Friday, 11 May 2012

Using the Make Table Query to Collect Archive Data

Information stored in a database is likely to change over time.  When details change, data may be overwritten, and once this happens it is lost.  There are certain scenario's where it is important to have access to 'historic' data, by which I mean a snapshot of information which was stored in the database at a given point sometime in the past.  Let's take an Order Management System for example.  Suppose you need to find a customer contact name from two years previous?  If the customer in question happened to be an organisation or business, it is possible that there was a different person in post at that time.  In this case, it would be useful to have some facility to access data from that point in time.  Whilst we can't create this sort of archive from the present backwards,  we could have taken a snapshot of this data at periodic intervals previously.  One way of doing this was to have created a Make Table Query to extract relevant data from the database with a query and store the results in a new table.  These can then be saved in a separate archive database ready to be accessed if and when needed.

Taking the Order Management System scenario, there is data stored in four related tables, and only certain  fields from each table need to be archived.  We could simply make a copy of each of the four tables, but this would result in the storage of unnecessary information.  It would also be less convenient to access at a later point in time.

The related tables in question are tblCustomer, tblOrganisation, tblPerson and tblAddress.

Figure 1: The Make Table Query for an Order Management System.

Creating a Make Table Query
Before we create the Make Table Query, you might like to create a new blank database file.  This is so we have a separate database into which we can paste the new table from the query.  In this exercise I have called it HistoricData.accdb.

Here is the procedure to create a Make Table Query:
  1. Open the database which we are going to query (In my case this is the Order Management System).
  2. Click the QUERY DESIGN icon (located in the OTHER group of the CREATE ribbon).
  3. Select the tables to be used from the SHOW TABLE dialog form. I have selected  tblCustomertblOrganisationtblPerson and tblAddress.
  4. Next select all the fields from the existing tables to be used in the query.  These not only form the query results, but also the structure for the new table.  I have chosen fields from all four tables so that the new table will be self sufficient.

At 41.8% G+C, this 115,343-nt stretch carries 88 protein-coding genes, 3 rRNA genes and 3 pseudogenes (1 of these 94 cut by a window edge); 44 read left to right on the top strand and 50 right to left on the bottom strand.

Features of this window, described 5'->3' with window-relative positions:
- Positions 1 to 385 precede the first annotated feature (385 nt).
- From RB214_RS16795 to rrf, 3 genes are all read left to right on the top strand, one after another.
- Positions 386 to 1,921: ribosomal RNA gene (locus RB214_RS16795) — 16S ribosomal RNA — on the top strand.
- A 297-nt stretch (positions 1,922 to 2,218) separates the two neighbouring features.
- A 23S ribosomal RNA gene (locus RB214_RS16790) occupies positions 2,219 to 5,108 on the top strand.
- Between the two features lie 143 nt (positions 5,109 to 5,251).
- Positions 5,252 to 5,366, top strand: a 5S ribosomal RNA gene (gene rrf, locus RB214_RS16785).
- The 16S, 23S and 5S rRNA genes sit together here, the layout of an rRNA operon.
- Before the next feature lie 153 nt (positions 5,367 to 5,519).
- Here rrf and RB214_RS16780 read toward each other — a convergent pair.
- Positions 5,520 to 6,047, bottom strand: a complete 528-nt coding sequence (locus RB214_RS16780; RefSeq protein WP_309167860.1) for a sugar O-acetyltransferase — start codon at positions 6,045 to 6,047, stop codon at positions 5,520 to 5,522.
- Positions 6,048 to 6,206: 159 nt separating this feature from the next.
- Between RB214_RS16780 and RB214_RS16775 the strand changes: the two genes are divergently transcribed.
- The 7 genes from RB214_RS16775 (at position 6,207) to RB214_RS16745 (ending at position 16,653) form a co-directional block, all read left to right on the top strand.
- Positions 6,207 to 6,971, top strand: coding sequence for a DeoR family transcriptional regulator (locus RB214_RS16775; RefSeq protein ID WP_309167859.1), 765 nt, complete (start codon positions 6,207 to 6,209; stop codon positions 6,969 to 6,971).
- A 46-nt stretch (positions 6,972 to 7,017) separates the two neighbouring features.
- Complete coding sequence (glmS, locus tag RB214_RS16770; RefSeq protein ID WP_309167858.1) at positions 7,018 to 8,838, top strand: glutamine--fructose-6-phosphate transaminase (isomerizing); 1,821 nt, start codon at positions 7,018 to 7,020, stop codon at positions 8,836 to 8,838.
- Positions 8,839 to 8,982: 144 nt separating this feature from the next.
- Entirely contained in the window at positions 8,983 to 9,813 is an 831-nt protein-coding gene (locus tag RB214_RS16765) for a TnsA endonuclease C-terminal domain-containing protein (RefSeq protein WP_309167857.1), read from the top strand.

5. Amend the table relationships (or Joins) as required.
  6. Click the MAKE TABLE icon (located in the QUERY TYPE group of the DESIGN ribbon).  This opens the MAKE TABLE dialog form (see Figure 2 below).
    Figure 2: The Make Table Dialog Form.
  7. Enter the name of the new table that we are going to create.  I have called mine tblCustomerTeamsMay2012.
  8. Click the option button for ANOTHER DATABASE. This ensures the new table will be created in a different database.
  9. Browse to the location of the external database.  I have called mine HistoricData.accdb.  Double click the file to select and then click OK to close the dialog form.
  10. Test the Query by clicking the DATASHEET VIEW icon (located in the RESULTS GROUP of the DESIGN ribbon).
  11. If you are happy with the data displayed, you can run the Make Table Query by clicking the RUN icon (located in the RESULTS group of the DESIGN ribbon).  This will now create the new table in the external database.
You can now open the external database and view the newly created table:

Figure 4: The newly created tblCustomerTeamsMay2012 table (Design View).

Now all the database administrator has to do is run this query every month, changing the new table to the appropriate month.  Over time, we collect a 'warehouse' of data ready to be accessed if and when needed.  Since this data is stored in a separate database, it does not impact upon the performance of the actual system from which the information was collected.

1 comment:

  1. Very informative blog.All the Microsoft Tips and Information and learning resource for people who want to broaden their knowledge and skills in the use of MS Access.

    ReplyDelete

Due to other professional commitment I have decided to stop taking questions for the foreseeable future. Apologies to anybody who did not get their questions answered.

Justin

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